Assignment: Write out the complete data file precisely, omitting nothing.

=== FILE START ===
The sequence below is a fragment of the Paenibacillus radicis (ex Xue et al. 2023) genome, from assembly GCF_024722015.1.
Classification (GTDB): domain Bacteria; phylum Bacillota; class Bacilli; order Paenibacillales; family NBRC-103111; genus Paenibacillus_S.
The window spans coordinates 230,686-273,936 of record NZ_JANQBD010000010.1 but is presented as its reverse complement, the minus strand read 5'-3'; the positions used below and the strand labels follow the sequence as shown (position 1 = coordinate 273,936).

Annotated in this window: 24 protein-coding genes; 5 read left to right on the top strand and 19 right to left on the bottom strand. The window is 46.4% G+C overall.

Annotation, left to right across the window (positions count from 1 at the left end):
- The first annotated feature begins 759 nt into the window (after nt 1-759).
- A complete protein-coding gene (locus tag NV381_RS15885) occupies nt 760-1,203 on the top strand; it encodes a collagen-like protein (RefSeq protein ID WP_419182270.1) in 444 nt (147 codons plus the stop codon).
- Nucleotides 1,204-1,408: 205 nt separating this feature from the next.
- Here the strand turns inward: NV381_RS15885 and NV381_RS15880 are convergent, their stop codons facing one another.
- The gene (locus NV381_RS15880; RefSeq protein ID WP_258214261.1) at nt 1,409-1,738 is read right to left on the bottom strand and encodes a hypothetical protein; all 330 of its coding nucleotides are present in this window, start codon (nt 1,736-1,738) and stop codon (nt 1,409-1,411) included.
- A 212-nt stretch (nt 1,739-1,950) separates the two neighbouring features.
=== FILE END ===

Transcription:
The sequence below is a fragment of the Paenibacillus radicis (ex Xue et al. 2023) genome, from assembly GCF_024722015.1.
Classification (GTDB): domain Bacteria; phylum Bacillota; class Bacilli; order Paenibacillales; family NBRC-103111; genus Paenibacillus_S.
The window spans coordinates 230,686-273,936 of record NZ_JANQBD010000010.1 but is presented as its reverse complement, the minus strand read 5'-3'; the positions used below and the strand labels follow the sequence as shown (position 1 = coordinate 273,936).

Annotated in this window: 24 protein-coding genes; 5 read left to right on the top strand and 19 right to left on the bottom strand. The window is 46.4% G+C overall.

Annotation, left to right across the window (positions count from 1 at the left end):
- The first annotated feature begins 759 nt into the window (after nt 1-759).
- A complete protein-coding gene (locus tag NV381_RS15885) occupies nt 760-1,203 on the top strand; it encodes a collagen-like protein (RefSeq protein ID WP_419182270.1) in 444 nt (147 codons plus the stop codon).
- Nucleotides 1,204-1,408: 205 nt separating this feature from the next.
- Here the strand turns inward: NV381_RS15885 and NV381_RS15880 are convergent, their stop codons facing one another.
- The gene (locus NV381_RS15880; RefSeq protein ID WP_258214261.1) at nt 1,409-1,738 is read right to left on the bottom strand and encodes a hypothetical protein; all 330 of its coding nucleotides are present in this window, start codon (nt 1,736-1,738) and stop codon (nt 1,409-1,411) included.
- A 212-nt stretch (nt 1,739-1,950) separates the two neighbouring features.